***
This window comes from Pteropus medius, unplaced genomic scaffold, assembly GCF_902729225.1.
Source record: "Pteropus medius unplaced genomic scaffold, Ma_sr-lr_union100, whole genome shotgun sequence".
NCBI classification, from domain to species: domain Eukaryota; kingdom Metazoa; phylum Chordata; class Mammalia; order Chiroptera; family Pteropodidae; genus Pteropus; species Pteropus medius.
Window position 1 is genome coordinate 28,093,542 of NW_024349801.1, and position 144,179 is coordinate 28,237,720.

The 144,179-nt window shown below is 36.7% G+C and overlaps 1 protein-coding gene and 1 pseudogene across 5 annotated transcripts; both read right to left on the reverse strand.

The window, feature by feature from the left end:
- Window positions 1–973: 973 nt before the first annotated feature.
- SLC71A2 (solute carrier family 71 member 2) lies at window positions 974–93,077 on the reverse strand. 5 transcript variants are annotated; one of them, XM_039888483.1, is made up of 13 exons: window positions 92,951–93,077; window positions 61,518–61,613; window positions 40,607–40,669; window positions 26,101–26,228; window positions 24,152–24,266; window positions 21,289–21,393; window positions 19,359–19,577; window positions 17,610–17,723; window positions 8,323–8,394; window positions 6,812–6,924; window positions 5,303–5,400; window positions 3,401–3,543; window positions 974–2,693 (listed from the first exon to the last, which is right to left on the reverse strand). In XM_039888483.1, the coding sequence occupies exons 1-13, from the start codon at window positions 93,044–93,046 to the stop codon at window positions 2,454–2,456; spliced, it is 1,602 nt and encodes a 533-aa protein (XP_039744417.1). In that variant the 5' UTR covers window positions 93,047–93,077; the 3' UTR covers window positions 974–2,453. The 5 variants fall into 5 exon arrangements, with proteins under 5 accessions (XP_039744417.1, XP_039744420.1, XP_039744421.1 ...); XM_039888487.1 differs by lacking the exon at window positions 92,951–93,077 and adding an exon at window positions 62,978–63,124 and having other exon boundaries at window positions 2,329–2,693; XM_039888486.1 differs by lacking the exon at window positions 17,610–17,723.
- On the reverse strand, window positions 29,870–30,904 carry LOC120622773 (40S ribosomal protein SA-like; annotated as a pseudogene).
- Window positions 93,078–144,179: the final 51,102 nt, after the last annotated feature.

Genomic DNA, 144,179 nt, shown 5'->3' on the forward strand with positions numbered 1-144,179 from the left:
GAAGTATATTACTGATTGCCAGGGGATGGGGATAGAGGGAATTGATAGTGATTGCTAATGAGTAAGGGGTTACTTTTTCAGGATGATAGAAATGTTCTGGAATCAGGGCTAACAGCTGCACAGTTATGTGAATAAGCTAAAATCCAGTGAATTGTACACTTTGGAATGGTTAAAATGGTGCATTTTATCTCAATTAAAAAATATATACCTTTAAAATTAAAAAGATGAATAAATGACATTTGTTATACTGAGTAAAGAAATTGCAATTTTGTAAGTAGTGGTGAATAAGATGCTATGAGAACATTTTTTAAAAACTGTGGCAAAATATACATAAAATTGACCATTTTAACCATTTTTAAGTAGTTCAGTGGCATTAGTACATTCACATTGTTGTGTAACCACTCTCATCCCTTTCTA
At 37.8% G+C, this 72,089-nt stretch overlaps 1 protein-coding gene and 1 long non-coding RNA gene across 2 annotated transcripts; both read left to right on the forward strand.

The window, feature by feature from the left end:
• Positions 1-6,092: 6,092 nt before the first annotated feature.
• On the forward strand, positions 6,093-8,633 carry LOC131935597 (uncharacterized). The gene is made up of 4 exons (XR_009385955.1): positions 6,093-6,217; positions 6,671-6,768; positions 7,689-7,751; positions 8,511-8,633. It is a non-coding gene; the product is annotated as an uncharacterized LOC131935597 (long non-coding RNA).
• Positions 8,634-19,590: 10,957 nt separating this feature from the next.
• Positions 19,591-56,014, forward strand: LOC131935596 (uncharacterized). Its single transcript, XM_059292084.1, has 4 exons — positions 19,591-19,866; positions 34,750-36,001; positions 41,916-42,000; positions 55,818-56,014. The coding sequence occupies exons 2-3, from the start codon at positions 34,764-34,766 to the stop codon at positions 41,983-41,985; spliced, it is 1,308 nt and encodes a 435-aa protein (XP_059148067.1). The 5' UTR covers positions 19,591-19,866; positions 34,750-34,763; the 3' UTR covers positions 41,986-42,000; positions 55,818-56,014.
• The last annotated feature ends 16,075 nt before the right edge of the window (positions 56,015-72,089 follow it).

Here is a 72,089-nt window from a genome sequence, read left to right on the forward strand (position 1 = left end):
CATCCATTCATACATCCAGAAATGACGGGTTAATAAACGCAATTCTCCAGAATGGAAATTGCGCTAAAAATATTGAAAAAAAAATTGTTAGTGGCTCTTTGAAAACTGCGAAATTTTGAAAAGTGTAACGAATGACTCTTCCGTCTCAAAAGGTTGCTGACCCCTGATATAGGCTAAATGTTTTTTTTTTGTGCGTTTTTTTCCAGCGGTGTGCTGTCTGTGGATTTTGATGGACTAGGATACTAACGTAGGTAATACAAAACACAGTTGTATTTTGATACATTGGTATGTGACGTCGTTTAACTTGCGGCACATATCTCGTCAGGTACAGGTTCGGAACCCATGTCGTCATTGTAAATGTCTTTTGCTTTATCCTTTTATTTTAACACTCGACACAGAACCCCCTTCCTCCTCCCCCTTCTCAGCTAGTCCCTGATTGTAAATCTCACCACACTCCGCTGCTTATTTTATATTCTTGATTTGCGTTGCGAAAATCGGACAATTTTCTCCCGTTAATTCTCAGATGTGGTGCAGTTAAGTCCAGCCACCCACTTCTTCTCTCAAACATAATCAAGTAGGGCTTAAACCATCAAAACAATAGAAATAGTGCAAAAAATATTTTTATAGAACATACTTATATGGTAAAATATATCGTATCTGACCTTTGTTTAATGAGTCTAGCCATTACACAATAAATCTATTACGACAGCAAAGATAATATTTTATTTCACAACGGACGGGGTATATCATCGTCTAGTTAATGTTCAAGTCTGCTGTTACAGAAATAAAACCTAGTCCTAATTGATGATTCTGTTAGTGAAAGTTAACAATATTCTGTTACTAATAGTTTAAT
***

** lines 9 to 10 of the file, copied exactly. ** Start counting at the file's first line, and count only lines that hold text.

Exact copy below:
- On the reverse strand, window positions 29,870–30,904 carry LOC120622773 (40S ribosomal protein SA-like; annotated as a pseudogene).
- Window positions 93,078–144,179: the final 51,102 nt, after the last annotated feature.